Ninety minutes from Calgary, in the Bow River Valley, Banff is the unofficial capital of Alberta’s Canadian Rockies. Located within Banff National Park, its development is tightly controlled. The population is capped at 10,000; only those with a “need to reside” can live there and businesses must provide accommodations for employees.
Banff was developed in the late 1800s for tourism; even the main street was built to afford the best views of nearby Mt. Rundle. Its commercial center, with its variety of stores, mini malls, restaurants, coffee and toffee shops, is very busy. What impressed me about Banff is how they handle pedestrian and car traffic in the downtown. At cross streets, there is a time in the sequence of green and red lights when all the lights turn red and pedestrians can cross every way, including diagonally, at the same time. Locals told me that the drivers like this format because they can make left and right turns easily without having to stop for pedestrians; for pedestrians, it is ideal.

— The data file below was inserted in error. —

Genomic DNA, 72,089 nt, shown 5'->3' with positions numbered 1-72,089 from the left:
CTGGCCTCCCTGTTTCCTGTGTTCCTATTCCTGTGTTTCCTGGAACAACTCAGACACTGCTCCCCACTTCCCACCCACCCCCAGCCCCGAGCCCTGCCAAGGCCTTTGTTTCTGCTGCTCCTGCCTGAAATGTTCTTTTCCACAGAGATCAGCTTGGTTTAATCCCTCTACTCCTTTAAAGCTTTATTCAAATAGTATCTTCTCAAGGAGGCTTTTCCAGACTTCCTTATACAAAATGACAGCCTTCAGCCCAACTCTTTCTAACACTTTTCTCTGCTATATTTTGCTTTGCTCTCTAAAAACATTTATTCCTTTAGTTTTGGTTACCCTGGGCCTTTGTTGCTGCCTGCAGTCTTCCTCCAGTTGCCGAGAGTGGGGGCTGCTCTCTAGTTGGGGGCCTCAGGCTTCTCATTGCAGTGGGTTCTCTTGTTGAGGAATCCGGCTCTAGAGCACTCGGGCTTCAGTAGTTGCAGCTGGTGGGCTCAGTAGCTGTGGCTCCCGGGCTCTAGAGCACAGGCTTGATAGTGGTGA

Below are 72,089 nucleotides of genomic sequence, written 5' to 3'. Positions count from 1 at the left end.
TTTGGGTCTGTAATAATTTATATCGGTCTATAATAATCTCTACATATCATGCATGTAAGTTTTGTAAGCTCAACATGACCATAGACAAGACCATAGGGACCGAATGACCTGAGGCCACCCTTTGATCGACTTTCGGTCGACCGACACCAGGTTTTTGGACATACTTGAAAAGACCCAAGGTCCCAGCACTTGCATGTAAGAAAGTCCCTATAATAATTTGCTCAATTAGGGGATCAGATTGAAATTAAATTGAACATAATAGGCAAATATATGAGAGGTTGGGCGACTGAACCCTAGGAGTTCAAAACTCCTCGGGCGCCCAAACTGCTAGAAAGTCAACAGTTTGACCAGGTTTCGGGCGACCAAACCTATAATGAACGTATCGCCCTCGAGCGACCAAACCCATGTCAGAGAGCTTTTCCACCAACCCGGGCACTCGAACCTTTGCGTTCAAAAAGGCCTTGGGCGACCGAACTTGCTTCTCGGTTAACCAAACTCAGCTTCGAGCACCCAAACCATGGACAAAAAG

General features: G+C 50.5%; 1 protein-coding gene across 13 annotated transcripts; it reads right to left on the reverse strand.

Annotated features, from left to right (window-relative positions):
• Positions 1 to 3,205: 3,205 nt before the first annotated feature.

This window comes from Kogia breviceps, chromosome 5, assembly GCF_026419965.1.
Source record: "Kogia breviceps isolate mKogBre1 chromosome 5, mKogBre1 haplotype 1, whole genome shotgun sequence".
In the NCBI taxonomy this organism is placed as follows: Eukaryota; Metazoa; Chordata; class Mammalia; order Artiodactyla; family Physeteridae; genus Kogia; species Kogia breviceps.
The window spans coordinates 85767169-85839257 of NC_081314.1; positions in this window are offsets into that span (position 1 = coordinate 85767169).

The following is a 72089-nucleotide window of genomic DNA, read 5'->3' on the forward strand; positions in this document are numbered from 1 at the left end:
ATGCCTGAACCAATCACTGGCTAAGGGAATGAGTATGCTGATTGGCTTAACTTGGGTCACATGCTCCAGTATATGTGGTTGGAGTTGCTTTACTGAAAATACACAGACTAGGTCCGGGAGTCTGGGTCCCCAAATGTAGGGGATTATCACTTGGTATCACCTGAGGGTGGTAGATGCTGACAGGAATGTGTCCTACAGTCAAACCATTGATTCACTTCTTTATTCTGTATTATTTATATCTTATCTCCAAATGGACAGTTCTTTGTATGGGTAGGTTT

Downtown is also home to both the Banff and Parks Canada information centers, which provide good walking, hiking, and driving maps. The Parks Canada bureau has one window devoted solely to hiking information. Banff Museum, located in an historic building at the southern end of the town, with its many species of preserved animals and original wood finish is a taxidermist and wood craftsman’s delight.